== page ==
Report: Kara DioGuardi Out At American Idol

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REUTERS/Mario Anzuoni

First Ellen, now Kara. American Idol is wiping the slate clean, according to TMZ. Well, except for Randy.

TMZ is reporting that DioGuardi was fired by producers, making way for Steven Tyler (of Aerosmith fame) and Jennifer Lopez (of Maid in Manhattan infamy, and, yes, a singing career) to join Randy Jackson on the panel. Reps for American Idol and DioGuardi did not respond to TMZ’s request for comment. (via)


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One should not consider the student loan (and parent loan) situations without looking at the whole scam that is called "college".  It used to be you had to be exceptional to go to college; that is no longer true.  Colleges are businesses first (and second, and third).  Their game is to get more revenue to pay their administrators (not the teachers by the way) more and to expand their kingdoms, oops, administrations.  To do this you need more students.  Well most of them cannot pay, so enter the student and parent loans.  Kids (and parents) borrowing hundreds of thousands per family so their kids can get jobs, maybe.  Who wants to be left off the bandwagon?  Kids can't, they want to be able to have some chance of a decent life.  Parents all want their kids to do better than they did, so now that means advanced degrees too.  

Colleges do not compete on price (there are a few, but not many and none making a difference yet).  Instead they compete on features (climbing walls, gyms, cafeterias, bedroom suites, don't really see anyone claiming to pay their teachers more in order to have better teachers, and you don't see anyone saying "we don't hire adjuncts").  Features cost money.  But the scam is, everyone gets financial aid!  Anyone with a basic understanding of incremental costs know that if you have a capacity of 1000 students and you have 900 already,  it is not going to cost them much to support a hundred more, so get the extra hundred in by discounting, only don't call it discounting, call it student aid and spread that aid to all 1000, they all feel special!.  Make sure you have good athletics, because geez you really need to know your team was No. 1 when you apply for that job at McDonalds.   And that kid on the football team, he didn't have to worry about the SAT, the financial aid, or even going to class.

In on the scam of course are the testing partners, SAT in particular.  They are announcing right now another revision in their tests, which is really another dumbing down.  They have dumbed it down a few times in recent decades.  Don't like essays?  Fine, let's not do them anymore.  Don't like difficult words?  Ok!    The industry (colleges and testers) have spooked students into thinking these tests are important.  Take them twice, three times!  Take a class.  Take two.  Buy books.  Take AP courses, Take more tests.  My god, my eldest kid was a basket case going through this, I wanted to tranquilize her, it is such nonsense.    Most of these average colleges will take you if you can fog a mirror, why bother with the test.  The really good schools can, and do, develop applications that take work (oh no, essays!) and evidence (recommendations, transcripts, evaluation of how good your high school was).  Sure, they use the Sat also.  Do you really think that if you take the SAT 4 times they won't take that into account?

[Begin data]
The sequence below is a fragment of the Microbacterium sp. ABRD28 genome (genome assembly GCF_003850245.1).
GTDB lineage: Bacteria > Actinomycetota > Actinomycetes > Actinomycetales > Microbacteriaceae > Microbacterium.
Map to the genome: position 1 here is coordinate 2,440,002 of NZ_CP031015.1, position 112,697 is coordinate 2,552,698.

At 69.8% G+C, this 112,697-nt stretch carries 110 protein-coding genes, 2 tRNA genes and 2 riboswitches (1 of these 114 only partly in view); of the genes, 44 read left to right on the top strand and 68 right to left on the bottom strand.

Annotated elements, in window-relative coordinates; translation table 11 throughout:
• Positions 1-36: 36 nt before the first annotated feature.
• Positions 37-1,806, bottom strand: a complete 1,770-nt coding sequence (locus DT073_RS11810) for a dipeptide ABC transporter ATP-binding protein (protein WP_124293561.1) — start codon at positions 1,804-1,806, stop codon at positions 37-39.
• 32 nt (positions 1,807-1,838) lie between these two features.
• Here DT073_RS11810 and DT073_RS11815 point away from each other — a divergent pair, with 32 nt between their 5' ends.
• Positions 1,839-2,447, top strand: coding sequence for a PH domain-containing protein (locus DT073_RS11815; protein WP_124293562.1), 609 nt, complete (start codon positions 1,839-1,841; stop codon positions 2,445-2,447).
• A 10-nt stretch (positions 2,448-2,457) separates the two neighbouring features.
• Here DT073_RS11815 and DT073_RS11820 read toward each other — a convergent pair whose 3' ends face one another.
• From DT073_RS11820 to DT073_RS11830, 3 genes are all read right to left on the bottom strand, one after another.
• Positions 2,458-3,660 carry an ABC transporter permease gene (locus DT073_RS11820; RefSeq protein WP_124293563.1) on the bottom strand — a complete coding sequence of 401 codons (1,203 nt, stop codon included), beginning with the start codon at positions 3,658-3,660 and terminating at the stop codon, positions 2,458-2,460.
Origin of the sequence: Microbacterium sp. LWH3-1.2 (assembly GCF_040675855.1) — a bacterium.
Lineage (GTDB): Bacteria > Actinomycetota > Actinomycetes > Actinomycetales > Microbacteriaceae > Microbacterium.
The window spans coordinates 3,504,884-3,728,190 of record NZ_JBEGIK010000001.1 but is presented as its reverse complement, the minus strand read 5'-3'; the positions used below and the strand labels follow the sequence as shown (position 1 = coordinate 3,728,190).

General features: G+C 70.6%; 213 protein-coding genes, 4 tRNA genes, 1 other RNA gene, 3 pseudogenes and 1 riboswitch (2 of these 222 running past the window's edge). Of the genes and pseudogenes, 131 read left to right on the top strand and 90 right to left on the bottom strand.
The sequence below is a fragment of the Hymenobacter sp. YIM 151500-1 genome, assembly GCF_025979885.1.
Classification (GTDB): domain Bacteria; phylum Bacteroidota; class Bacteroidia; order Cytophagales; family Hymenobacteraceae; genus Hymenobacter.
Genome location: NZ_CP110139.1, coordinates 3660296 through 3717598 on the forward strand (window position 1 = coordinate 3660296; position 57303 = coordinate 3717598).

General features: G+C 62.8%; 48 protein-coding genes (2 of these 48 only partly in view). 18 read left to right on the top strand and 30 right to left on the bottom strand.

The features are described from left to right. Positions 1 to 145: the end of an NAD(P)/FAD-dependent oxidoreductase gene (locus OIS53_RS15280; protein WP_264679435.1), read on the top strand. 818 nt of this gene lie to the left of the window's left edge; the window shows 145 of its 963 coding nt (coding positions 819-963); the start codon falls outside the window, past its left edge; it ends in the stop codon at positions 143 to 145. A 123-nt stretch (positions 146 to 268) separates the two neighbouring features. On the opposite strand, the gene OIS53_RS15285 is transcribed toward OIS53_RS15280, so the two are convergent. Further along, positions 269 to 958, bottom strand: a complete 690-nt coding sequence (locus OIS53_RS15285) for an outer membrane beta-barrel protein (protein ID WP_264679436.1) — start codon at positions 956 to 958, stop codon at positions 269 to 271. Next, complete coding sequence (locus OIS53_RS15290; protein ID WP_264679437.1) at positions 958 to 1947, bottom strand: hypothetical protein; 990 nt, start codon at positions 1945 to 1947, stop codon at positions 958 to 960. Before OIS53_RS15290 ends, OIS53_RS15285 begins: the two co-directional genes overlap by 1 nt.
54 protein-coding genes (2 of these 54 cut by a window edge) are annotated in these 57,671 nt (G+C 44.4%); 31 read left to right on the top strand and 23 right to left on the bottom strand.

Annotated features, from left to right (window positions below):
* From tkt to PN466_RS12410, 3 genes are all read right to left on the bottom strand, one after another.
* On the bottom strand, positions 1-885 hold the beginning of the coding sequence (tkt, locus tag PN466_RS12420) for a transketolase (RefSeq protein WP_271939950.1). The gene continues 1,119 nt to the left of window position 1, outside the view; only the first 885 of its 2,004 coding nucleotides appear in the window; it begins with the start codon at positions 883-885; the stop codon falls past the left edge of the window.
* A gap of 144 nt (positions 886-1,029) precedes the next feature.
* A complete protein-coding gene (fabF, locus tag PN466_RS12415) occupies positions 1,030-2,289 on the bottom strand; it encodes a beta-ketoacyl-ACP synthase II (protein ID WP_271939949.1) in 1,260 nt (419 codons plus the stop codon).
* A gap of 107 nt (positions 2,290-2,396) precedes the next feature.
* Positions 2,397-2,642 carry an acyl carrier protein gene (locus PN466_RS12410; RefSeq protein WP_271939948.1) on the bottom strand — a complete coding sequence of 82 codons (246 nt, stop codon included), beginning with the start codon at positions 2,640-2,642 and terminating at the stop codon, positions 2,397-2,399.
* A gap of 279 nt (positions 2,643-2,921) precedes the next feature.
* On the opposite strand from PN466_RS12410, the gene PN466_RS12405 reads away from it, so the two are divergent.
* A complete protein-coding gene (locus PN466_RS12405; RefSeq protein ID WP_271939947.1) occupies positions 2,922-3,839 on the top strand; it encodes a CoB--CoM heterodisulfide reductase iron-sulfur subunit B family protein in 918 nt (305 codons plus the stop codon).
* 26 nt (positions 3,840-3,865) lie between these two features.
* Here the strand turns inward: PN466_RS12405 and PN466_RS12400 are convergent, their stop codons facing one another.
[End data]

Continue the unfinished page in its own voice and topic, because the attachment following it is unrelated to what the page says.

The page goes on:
Finally, the government is on the scam too.  First, they have their own colleges to run.  Why states have to be running colleges is beyond me in the modern era.  McDonalds could run an inexpensive college if we wanted to contract the business out.  Think of how many state colleges you have in your state, and then think how much cheaper they'd be if they were just one college with multiple campus'?  Eliminate all the extra people, but you see, this is kind of a big jobs program.    Then, the fed and state folks want more college educated, because its good for us.  Why having a kid take on $150000 debt to become a teacher is good I don't know.  I'll have to think on that.  Yes, it is good for the economy for us to be college educated, but for most people, deep in their hearts, they know it was just a four (or five) year extension of high school.  What they learned in college had little to do with their ultimate careers (excepting doctors/lawyers/and a few other professions).  


To notLostInSpace: thank you for delivering the best concise yet thorough rant I've read regarding today's "college" bubble. I've told my two teenagers to consider pursuing several alternatives to college after high school, then maybe circle back when you really know what you want from higher ed, and do the value equation!

It's sad that a college degree has shifted from American dream to basic expectation. Each year that thousands of students graduate (or drop out of) "universities" without much advancement in the skills that society and businesses need, we are all victims of the scam.